What is Penetration Testing?
Penetration testing is an advanced way to test your website or network’s security performing simulated external attacks known as “pentests“. Penetration testing is an extension of a vulnerability scanning, and an organization’s greater vulnerability management program.
The penetration testing process begins with consultation between the target organization and the penetration tester to define a scope of engagement; set a list of targets that are allowed to be attacked, and define the rules of engagement (ROE). In the the second stage of the pentesting process, information is gathered, including passive and active information gathering techniques. This gathered information is then used to create a list of endpoint targets and service attack surfaces. After the information gathering process, the collection of information is analyzed and correlated to identify any vulnerabilities and attack vectors.
In a vulnerability scan, the vulnerabilities are immediately built into a report an provided to the target organization so they can remediate them. This makes sense because the identification of a commonly acknowledged vulnerability is enough to warrant fixing the issue. Actual exploitation of the vulnerability is usually not necessary and is in fact a waste of valuable time and resources. The exception to this rule is when management want evidence that the security posture is poor, and perhaps want to calculate the estimated amount of damage that could have been incurred by the weak security configuration. However, even when all the identified vulnerabilities have been remediated, there is still some residual risk.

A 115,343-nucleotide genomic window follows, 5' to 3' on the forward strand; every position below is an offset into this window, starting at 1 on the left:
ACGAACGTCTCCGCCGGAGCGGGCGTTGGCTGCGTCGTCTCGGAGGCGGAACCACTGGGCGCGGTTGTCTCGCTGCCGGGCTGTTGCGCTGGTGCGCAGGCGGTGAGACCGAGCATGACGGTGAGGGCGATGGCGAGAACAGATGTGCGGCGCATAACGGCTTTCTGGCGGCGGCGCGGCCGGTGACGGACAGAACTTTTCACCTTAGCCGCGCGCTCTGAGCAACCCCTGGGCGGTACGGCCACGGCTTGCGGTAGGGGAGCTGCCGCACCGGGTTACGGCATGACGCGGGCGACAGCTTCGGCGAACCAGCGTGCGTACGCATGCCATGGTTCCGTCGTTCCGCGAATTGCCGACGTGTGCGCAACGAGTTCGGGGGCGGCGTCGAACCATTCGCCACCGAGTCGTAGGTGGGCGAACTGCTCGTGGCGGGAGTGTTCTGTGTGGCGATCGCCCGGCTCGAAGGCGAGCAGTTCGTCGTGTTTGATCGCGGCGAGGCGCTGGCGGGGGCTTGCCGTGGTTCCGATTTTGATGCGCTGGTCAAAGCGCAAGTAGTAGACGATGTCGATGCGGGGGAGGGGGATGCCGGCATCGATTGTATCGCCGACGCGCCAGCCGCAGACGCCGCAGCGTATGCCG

That’s where penetration testing steps in. By continuing the process of security awareness and continuing to test security controls with more in depth and complex attempts to exploit the target assets, the security posture can be tested more extensively and stronger assurances are provided.
Pentests can be categorized as white-box tests, in which pentesters are provided information about the environment being tested, or as black-box tests in which no information is provided by the target organization except for the limitations of the test, known as the “rules of engagement” (ROE).
Penetration tests can be defined as either external or internal from both the attack position and the type of threat actor involved. From the attack position perspective, simulated attacks are initiated from outside the organization’s network via the internet and are directed at assets with public-facing IP addresses, and internal scans are initiated from inside a private network and directed at endpoints on the local area network (LAN). An internal scan can also refer to a pentest that is done from within a local account on an endpoint itself.
From a threat actor perspective, internal refers to members of an organization such as managers, staff, and even IT department employees, and external refers to those who are not members of the organization such as malicious nation-state hackers, hacktivists, customers, or users. Penetration testers can also be given access credentials to privileged accounts to simulate more advanced stages of a cyber-attack and test the ability of defensive security teams to respond, known as “credentialed tests”. Selecting a specific type of penetration test allows granular control over what aspect of an organization, network, or system is being verified.
Why Should Organizations Get A Penetration Testing Service?